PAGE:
Along the border between Uzbekistan and Kazakhstan, a fleet of rusted ships sits trapped. This was once the world’s fourth largest inland body of water, but today it’s more dry than wet—a barren, salt-scoured wasteland. What was once known as the Aral Sea is now the Aralkum Desert, or Aral Sands. It’s currently the world’s youngest desert, and acts as a key engine for Central Asian dust storms.
The Aral was once fed by the Amu Darya and Syr Darya rivers, and sustained both a thriving economy and rich ecosystem. Around 1960, the rivers were diverted by the former Soviet Union to feed irrigation networks for cotton production. Over the following six decades, the sea underwent a process never before seen on Earth. Waters retreated from the southern basin, concentrating the sea’s salt. Agricultural runoff brought in both herbicides and pesticides, poisoning the lakebed. Eventually, an empty, salty, toxic desert was all that remained.
“This is the perfect source for dust storms,” says Ralph Kahn, a senior research scientist at the NASA Goddard Space Flight Center, via email. More than 100 million tons of salt dust is blown out of the Aralkum and across Asia each year, creating a serious public health issue across a vast area.
Dust storms in the Aralkum are almost weekly occurrences and can last for days. For those who reside nearby, food and water sources can become contaminated after just one of these storms. Karakalpakstan, an autonomous republic within Uzbekistan, experiences abnormally high rates of tuberculosis, anemia, cancers, liver ailments, birth and genetic defects—all likely in some way caused or exacerbated by the dust. And traces of that same dust have been found as far away as Greenland and Norway.
To understand dust storms, scientists have long relied on remote sensing technology—satellites that can actually see the full scope of such storms and observe their spread. But information obtained via remote sensing only goes so far, and it must be combined with fieldwork in order to ensure findings are correctly interpreted. This is commonly referred to as “ground truth,” explains Thomas Gill*, who studies wind and geology at the University of Texas at El Paso. Ground truth provides critical context for calibrating and correlating large-scale data sets obtained from satellites and provides researchers with details that can’t be observed from space. And according to Gill, it’s a lack of ground truth-type knowledge that is preventing a fuller understanding of Aralkum’s dust storms. “To the best of my knowledge, we don’t have a good set of data of what the conditions are actually like there on the ground to cross-check, double-check, and confirm what the satellite is telling us,” Gill says.
This is largely due to the inhospitable and toxic environment of the Aralkum itself, a reality that is already decades-old. Gill recalls a story from his time researching Owens Dry Lake in Central California. It was around 1990 or ‘91, and Gill was accompanied by a group of then-Soviet scientists interested in the Aral Sea, which was still in the process of drying out. When Gill asked the team why they weren’t conducting fieldwork at the Aral Sea, they responded: “Are you crazy? No way! It’s too remote and dangerous there, you can’t really collect any data, and it’s so treacherous if you go there you could die!” The situation has only worsened since then, and according to Kahn, very few surface data stations exist on the ground in Central Asia.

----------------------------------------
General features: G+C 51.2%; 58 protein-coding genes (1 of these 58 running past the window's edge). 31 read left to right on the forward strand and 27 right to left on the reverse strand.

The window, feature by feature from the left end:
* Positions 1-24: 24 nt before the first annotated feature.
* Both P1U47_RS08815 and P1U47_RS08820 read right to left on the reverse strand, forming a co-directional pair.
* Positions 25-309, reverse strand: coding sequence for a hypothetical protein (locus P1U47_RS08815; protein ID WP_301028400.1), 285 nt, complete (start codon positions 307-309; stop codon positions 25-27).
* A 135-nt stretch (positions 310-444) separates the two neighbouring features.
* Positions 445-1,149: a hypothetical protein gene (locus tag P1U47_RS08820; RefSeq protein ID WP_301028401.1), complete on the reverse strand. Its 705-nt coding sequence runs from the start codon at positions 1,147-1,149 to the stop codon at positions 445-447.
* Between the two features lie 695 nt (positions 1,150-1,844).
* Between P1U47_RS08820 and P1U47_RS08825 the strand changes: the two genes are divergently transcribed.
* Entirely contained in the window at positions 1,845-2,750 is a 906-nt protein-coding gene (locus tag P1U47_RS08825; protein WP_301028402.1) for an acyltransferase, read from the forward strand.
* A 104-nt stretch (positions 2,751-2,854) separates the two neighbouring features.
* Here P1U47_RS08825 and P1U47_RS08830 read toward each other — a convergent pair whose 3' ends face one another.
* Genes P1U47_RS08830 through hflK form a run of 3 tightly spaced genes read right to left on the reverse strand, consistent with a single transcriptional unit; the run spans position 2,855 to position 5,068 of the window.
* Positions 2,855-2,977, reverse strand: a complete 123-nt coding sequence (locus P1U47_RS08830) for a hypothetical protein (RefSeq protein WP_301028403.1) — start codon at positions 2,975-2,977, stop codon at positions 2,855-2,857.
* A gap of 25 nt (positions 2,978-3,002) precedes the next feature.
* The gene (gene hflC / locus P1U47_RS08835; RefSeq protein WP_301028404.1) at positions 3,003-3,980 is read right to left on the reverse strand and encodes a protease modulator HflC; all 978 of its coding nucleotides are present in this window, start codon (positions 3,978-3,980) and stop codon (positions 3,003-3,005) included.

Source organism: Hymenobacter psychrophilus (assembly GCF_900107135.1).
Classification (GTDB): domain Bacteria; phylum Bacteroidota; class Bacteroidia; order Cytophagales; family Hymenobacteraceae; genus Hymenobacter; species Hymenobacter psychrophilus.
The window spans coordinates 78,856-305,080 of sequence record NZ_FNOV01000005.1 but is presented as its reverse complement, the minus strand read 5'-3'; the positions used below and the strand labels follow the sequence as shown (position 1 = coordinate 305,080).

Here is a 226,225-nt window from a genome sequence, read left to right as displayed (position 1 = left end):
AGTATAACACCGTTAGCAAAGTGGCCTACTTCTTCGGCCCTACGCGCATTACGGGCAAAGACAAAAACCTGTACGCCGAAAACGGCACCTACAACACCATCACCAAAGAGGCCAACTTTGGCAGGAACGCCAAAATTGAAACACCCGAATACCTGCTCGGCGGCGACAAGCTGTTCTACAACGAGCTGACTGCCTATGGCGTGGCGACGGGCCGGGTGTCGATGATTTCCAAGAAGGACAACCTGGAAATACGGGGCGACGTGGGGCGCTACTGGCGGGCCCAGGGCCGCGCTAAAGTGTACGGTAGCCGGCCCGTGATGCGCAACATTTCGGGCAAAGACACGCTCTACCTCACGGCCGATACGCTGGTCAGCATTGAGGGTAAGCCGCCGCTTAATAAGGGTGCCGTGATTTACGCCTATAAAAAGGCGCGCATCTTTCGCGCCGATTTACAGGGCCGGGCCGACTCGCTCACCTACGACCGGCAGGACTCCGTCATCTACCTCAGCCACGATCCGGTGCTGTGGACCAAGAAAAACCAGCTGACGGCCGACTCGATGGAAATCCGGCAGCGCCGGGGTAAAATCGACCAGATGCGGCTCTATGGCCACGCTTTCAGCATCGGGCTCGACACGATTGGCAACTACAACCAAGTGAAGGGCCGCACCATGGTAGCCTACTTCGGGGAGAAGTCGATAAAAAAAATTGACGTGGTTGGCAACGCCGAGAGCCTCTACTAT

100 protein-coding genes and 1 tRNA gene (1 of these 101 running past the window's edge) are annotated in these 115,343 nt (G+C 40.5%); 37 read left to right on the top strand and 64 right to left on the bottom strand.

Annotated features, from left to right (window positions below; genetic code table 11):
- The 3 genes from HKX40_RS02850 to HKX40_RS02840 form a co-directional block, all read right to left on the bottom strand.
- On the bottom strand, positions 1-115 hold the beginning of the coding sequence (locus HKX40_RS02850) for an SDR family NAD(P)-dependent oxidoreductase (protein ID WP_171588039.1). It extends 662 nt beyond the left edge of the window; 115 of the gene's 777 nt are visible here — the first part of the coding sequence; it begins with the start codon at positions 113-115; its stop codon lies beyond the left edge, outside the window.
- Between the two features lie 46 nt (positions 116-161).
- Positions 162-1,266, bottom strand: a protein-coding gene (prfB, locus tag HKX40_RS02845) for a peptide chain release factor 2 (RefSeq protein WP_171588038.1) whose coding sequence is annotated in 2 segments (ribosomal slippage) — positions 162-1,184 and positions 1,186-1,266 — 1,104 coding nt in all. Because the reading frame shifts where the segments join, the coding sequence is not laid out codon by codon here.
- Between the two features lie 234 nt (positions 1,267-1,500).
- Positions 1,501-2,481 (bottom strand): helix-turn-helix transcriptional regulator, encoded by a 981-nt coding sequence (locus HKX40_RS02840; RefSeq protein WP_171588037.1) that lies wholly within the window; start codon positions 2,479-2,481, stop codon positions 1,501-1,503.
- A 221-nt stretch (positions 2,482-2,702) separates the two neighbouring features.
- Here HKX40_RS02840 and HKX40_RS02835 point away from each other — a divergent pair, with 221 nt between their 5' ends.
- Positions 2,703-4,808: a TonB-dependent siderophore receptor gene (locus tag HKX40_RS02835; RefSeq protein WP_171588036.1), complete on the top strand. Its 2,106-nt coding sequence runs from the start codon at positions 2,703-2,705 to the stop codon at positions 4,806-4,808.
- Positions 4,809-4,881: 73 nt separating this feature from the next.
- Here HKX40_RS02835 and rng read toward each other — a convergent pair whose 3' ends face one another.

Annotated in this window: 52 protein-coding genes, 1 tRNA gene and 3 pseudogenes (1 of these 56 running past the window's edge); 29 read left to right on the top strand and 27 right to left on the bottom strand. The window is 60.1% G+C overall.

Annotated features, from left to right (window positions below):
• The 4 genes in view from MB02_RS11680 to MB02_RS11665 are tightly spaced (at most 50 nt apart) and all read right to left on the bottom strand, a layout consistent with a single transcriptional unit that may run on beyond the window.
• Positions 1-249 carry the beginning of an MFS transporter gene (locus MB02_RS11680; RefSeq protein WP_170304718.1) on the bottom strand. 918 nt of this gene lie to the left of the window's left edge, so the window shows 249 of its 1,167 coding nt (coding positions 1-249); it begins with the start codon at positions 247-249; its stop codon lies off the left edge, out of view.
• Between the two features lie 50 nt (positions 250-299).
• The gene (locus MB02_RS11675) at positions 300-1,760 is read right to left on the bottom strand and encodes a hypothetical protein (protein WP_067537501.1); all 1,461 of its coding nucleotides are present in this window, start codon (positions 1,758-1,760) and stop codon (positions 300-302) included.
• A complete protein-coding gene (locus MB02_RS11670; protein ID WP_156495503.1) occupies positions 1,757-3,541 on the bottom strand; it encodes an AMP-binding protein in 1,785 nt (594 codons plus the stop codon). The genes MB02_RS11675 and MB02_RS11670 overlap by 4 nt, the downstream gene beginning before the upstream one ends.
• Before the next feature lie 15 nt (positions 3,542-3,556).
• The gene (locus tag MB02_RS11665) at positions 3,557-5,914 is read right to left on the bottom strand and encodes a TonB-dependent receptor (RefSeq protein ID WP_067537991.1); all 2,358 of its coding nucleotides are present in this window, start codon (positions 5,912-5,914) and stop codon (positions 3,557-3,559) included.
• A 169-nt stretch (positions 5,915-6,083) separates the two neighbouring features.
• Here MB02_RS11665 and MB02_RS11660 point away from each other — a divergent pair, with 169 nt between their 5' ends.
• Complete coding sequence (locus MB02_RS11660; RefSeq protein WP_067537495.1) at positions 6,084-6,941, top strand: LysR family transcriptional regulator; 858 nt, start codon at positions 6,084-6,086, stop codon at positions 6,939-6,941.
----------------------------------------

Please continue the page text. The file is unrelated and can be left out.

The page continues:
In the face of such obstacles, researchers must continue to rely heavily on satellite data. But capturing an Aralkum dust storm from space, Gill explains, is like trying to take a picture of a polar bear in a snowstorm. When dust storms rage elsewhere on Earth—like in the Sahara Desert—they eventually blow out over the dark ocean, making them easy to see. But in the landlocked Aralkum, the contrast between the surface and airborne dust is minimal. Plus, clouds often get in the way. Satellites also struggle with quantifying the amount of dust in dust storms, or providing a sense of their contents. “It is not easy to derive the optical properties of non-spherical particles theoretically,” says Kahn, “and it is also difficult to collect adequate samples.” The result is an incomplete understanding of a major ecological and public health problem.
Filling in that understanding, experts say, will require a combination of old and new technologies, to supplement satellites and their limitations. Drones have enormous potential—they’re hard to control in dust storms, but they’re getting better and more robust, says Gill. There are also hybrid systems that bring together a range of data sources. Gill also cites the growing field of chemical sensing, using detectors that can acquire the chemical signature of dust particles in the field. “The Aralkum can be seen as the world’s newest desert,” he says, “and maybe there are some real unusual things going on there, due to the fact that it’s so extreme, so new, so weird, and so unusual.”
*Correction: An earlier version of this story mistakenly reversed the first and last names of one of the individuals we quoted. His name is Thomas Gill, not Gill Thomas. Additionally, Ralph Kahn’s surname was misspelled on second reference. The story has since been updated to address those errors.